Mariska Hargitay: Confessions of a Late Bloomer
A Girl's Girl
She also learned to let go of other things -- namely the residual baggage of losing her mother when she was just 3 years old. Hargitay was asleep in the backseat with her two older brothers when the car she was in was struck by a truck; the kids survived the crash but Mansfield was killed. Hargitay doesn't remember the accident but still bears a scar -- a zigzag down the side of her head. And she has nursed that wound, at least metaphorically. "All my life I'd had this problem with following through, not feeling that I was worth it," she says. "Not having a mother makes you think, If only I'd been better, she wouldn't have left me." Reading Hope Edelman's book Motherless Daughters and undergoing years of therapy helped.
So did her father, Mickey Hargitay, who died two years ago. The Hungarian bodybuilder started weight lifting only at 26 but announced he wanted to be Mr. Universe soon thereafter. "Talk about a late bloomer!" Hargitay says. Growing up in a predominantly male environment (at least until her father remarried a few years later) turned her into a tomboy. He stressed achievements -- like being on the high school swim team -- over appearance. "I developed this attitude that makeup detracts from your inner beauty," she says. To this day she likes to go barefaced when she's not shooting. "Anyway, Peter prefers me the way I am," she says.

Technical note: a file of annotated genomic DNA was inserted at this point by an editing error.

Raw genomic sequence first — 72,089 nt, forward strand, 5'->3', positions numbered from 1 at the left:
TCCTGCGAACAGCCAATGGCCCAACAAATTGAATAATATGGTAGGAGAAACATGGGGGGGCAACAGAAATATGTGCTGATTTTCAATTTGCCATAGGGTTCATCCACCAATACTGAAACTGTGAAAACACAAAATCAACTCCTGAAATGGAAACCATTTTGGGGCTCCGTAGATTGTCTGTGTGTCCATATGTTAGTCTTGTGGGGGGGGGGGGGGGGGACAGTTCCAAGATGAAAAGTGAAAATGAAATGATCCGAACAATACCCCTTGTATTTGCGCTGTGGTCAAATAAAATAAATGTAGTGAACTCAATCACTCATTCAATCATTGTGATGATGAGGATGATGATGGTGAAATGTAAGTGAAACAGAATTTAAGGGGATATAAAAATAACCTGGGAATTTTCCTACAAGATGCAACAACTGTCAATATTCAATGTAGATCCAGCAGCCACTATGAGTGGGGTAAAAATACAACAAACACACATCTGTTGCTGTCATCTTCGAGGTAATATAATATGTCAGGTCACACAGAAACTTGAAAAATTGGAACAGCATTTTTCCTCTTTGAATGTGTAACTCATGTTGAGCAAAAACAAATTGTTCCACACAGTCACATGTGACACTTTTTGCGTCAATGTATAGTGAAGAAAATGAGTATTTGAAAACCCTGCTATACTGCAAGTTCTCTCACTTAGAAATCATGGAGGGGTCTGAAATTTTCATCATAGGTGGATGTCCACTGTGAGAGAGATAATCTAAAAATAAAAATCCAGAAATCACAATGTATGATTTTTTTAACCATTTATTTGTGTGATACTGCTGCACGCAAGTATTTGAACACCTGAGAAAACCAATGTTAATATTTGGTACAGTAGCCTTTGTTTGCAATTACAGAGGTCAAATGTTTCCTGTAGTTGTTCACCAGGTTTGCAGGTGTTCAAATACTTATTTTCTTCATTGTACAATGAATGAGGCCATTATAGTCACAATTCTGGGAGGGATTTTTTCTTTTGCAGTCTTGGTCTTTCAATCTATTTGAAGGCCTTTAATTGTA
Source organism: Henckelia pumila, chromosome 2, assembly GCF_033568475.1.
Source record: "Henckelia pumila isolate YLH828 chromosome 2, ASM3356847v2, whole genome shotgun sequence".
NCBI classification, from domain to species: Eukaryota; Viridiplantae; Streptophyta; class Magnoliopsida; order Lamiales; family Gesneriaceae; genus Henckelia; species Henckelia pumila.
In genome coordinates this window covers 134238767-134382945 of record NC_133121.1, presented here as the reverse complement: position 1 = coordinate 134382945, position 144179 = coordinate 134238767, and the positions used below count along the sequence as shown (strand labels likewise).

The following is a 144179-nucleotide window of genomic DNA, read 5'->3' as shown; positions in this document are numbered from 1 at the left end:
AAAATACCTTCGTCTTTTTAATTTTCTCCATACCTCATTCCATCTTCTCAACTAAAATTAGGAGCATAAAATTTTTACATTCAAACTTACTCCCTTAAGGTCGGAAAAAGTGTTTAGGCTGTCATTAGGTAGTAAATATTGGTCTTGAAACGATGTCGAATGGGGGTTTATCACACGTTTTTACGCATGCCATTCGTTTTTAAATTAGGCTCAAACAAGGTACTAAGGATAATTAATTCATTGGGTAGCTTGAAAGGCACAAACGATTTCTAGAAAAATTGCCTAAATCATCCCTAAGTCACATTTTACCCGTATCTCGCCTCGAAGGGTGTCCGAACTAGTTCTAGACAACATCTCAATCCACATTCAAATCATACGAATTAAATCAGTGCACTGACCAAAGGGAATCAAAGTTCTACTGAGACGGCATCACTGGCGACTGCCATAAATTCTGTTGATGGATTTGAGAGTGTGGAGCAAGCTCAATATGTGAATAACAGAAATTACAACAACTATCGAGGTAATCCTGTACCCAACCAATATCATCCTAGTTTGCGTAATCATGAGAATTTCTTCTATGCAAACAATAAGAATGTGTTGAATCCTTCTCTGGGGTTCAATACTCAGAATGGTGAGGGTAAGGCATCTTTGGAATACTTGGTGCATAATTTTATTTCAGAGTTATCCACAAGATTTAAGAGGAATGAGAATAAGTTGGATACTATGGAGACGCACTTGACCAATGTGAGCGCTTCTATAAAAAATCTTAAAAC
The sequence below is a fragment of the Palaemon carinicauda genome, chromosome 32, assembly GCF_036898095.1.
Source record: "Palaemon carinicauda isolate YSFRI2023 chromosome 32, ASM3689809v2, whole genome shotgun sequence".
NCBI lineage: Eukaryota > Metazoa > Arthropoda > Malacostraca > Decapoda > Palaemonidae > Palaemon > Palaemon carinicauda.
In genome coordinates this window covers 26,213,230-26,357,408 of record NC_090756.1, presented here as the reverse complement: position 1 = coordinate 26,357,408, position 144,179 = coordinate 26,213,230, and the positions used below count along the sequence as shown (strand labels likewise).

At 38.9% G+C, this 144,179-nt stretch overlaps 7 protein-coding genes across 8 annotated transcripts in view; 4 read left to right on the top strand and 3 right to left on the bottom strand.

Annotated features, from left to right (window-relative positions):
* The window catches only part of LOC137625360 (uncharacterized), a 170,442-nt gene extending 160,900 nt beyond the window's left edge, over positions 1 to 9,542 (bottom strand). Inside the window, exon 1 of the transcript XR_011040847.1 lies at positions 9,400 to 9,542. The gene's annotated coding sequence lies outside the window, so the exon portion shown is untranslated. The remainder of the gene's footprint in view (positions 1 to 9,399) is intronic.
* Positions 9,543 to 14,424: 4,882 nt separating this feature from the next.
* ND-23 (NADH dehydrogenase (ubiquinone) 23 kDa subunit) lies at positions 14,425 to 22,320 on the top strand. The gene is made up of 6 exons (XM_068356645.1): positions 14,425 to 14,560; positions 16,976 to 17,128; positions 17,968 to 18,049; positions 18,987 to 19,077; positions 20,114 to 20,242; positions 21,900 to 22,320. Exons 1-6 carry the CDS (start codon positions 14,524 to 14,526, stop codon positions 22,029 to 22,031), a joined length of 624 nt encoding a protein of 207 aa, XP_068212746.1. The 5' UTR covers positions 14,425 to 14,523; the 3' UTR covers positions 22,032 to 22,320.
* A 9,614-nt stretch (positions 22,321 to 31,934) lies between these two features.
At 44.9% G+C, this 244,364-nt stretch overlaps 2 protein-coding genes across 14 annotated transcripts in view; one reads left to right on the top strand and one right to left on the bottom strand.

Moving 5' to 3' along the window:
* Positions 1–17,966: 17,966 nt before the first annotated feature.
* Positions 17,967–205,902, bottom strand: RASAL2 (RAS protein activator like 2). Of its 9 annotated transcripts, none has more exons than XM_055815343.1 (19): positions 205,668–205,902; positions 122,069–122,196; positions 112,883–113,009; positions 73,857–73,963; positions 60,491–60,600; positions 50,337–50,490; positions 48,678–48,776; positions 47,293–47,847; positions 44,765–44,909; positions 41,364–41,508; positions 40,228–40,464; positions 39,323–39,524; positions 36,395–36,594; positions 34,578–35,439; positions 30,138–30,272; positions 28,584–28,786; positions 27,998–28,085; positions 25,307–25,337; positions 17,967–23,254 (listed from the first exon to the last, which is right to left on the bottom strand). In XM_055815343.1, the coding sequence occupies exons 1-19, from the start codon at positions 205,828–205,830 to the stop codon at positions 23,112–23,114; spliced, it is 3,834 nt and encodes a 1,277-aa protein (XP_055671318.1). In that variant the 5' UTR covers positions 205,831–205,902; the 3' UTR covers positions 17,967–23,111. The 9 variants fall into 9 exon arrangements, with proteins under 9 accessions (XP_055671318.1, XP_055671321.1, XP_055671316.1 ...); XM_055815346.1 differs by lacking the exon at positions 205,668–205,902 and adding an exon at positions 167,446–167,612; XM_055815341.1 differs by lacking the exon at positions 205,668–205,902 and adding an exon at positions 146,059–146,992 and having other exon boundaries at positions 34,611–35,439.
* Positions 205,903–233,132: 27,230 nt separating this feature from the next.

Hermann was worth waiting for. "I used to think, Am I such a late bloomer that I blew it?" says Hargitay. But when she finally found Mr. Right, she didn't have to look very far. Her costar could see the chemistry from a mile away. "Oh, come on!" says Christopher Meloni, her onscreen partner in crime solving. "It was like watching two high schoolers doing this courtship dance. You just wanted to say, 'Shut up and get on with it!' " The two danced to "Over the Rainbow" at their storybook wedding in Santa Barbara, with swans gliding over a rose petal-strewn pond. And they took their honeymoon in Hawaii so she could attend the Joyful Heart Foundation's first retreat. Hermann is on the organization's board of directors, and Hargitay's good friend Hilary Swank has cohosted events.
"Mariska has helped me through life-changing times but also helped me find the moments of celebration," Swank says. Hargitay and Swank became close three years ago, around the time she and husband Chad Lowe split. "She's a real girl's girl. She's not threatened by strong women, and that's rare in this business." Swank always stays over at Hargitay's home when she's in New York City. "Last time we literally sat in her closet till 3 a.m., talking, going through clothes, and laughing -- and she had a 7 a.m. call time!" says Swank. "She's my family." And Hargitay would have to agree. Friends are part of the fabric of her daily life. She and Hermann love to host dinner parties for their intimate circle, and he gives her all the girlfriend time she needs.
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